See also PowerPoints on “African-American
Language” and “Ethnic Humor”
by Don L. F. Nilsen
and Alleen Pace Nilsen
The World-Wide Influence of
African American Humor
• Humor scholars have always acknowledged the
contributions and effects of Jewish humor on the
subjects and the roles of American humor.
• It is appropriate to also acknowledge the contributions of
African Americans to the overall humor of the United
States—and to the world—especially if we consider the
elements of playfulness and humor in hip-hop.
• Within living memory, the “place” of AA humor has
undergone more change than any other genre. Today,
the mainstream laughs with Blacks, while a couple of
generations ago, the custom was to laugh at blacks.
Until well after WW II . . .
• Traveling minstrel shows were one of the few theater
events available in rural areas.
• In small town America, amateur actors loved to put
on black-face and costumes and perform their own
• Popular children’s books included the 1889 Story of
Little Black Sambo by British author Helen
Bannerman and the 1907 Epaminondas and His
Auntie by Sara Cone Bryant.
• It was the exaggerated drawings, as much as the
stories, that offended African Americans and made
black children feel embarrassed or ashamed when
teachers read the books to mixed school groups.
Features of AA Humor That Can be
Traced to West Africa
• Extensive Word Play
• An Abundance of Street Language
• Verbal Put-Downs
• Mocking of Enemy’s Relatives
• Chanting of Ridicule Verses
• Using the Whole Body (including bent-knees)
for dancing and communicating feelings
• Admiring Trickster Figures
• Verbal Quickness and Wit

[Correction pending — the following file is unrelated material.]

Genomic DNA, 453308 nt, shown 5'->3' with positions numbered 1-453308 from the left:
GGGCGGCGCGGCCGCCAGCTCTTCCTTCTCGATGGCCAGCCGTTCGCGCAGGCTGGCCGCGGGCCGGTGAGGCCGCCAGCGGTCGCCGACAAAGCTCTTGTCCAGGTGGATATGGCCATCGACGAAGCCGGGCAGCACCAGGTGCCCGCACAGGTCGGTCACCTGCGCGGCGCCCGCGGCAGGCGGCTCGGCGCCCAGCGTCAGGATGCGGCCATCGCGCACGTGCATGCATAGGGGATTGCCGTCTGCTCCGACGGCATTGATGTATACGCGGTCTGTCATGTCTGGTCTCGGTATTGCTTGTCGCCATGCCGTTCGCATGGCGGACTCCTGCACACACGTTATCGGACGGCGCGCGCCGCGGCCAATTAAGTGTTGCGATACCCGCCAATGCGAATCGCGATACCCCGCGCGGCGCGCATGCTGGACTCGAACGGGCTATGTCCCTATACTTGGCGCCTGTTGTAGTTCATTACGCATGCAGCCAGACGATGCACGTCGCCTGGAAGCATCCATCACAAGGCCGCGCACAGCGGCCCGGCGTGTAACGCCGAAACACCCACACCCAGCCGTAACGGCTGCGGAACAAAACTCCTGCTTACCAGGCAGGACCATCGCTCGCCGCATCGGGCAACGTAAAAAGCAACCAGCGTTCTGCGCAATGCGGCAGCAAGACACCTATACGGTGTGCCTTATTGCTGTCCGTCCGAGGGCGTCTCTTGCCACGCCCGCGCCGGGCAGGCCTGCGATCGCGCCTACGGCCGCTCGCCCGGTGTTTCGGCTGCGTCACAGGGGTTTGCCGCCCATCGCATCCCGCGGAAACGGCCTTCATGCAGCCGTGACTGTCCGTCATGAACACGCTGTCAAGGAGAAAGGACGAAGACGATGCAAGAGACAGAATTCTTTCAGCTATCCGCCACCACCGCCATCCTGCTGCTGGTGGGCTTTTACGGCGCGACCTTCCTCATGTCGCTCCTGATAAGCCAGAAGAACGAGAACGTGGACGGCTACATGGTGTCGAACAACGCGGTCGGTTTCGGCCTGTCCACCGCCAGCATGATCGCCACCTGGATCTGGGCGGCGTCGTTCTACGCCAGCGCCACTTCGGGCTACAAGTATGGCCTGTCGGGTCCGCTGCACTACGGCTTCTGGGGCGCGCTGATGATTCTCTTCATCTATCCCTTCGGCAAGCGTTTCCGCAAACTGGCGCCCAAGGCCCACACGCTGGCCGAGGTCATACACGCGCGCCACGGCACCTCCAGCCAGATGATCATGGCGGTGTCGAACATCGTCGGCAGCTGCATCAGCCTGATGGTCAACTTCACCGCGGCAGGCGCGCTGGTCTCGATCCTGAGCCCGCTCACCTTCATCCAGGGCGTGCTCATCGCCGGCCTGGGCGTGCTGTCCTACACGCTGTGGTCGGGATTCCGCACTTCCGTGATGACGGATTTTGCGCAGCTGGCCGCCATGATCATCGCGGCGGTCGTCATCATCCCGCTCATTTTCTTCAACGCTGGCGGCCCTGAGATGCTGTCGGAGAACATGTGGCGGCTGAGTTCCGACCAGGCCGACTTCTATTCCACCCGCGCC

Amos ’n Andy
• During the 1930s the
Amos and Andy radio
show starred white
actors doing blackface
comedy. It was the
most popular of all
• When the show moved
to TV in 1951, African
Americans were hired
• In the 1950s as everyone became more aware
of racism, leading up to the desegregation of
schools, Amos and Andy became so
controversial that the producers put together
a politically correct version. It lost its zing,
and was cancelled.
• By today’s standards, the show was both
racist and stereotyped.
• However, Joe Franklin said that the Blacks on
the show may have “prepared the ground for
the acceptance of real blacks in the American
Two Comedy Pioneers
Pigmeat Markham 1904-81 Moms Mabley 1897-1975
• Markham was a blackface • Mabley would come on stage
performer and when in oversized clodhoppers, a
audiences and critics raggedy dress, and an
demanded that burnt-cork
performances end, they oddball hat. She played the
were astonished to find role of a ribald grandmother.
that he was actually • She was nearly 70 when she
darker than the makeup first played for a white
he had used. audience at the Playboy
• In his most famous skit, he Club in Chicago.
played the world’s funkiest
judge. The audience would • She later made guest
say, “Here come da Judge,” appearances with Bill Cosby,
a line later used by both Flip Flip Wilson, and the
Wilson and Sammy Davis Jr.
Some Contemporary Comedians:
• They got a character on
Sesame Street named Oscar.
They treat this guy like shit the
entire show. They judge him
right in his face. “Oscar you
are so mean! Isn’t he kids?”
• “Yeah Oscar!” “You’re a
grouch!” It’s like “Bitch I live
in a fu**ing TRASH CAN!”
Bill Cosby: A Recent Pioneer
• In the mid 1960’s, Bill Cosby
was recruited from stand-up,
to star in a dramatic series.
• He created Fat Albert for CBS
and helped develop The
Electric Company for public
• In 1968, he starred in the Bill
Crosby Show, while from
1984 to 1992, he starred in
The Cosby Show about the
upwardly mobile Huxtables.
• Some Blacks criticize him for
being “too white,” while
others view him as a hero.
Redd Foxx: Another Pioneer
• In a precursor to the
creative spelling in Hip
Hop, Foxx chose to spell
his name with two d’s and
two x’s because he didn’t
want to be either a color
or an animal.
• A recent quote: “Health
nuts are going to feel
stupid someday, lying in
hospitals dying of
Whoopi Goldberg: The First Black
• In the 1990s, Whoopi
Goldberg’s talent for ad lib
and for making a stage
sparkle with power was show-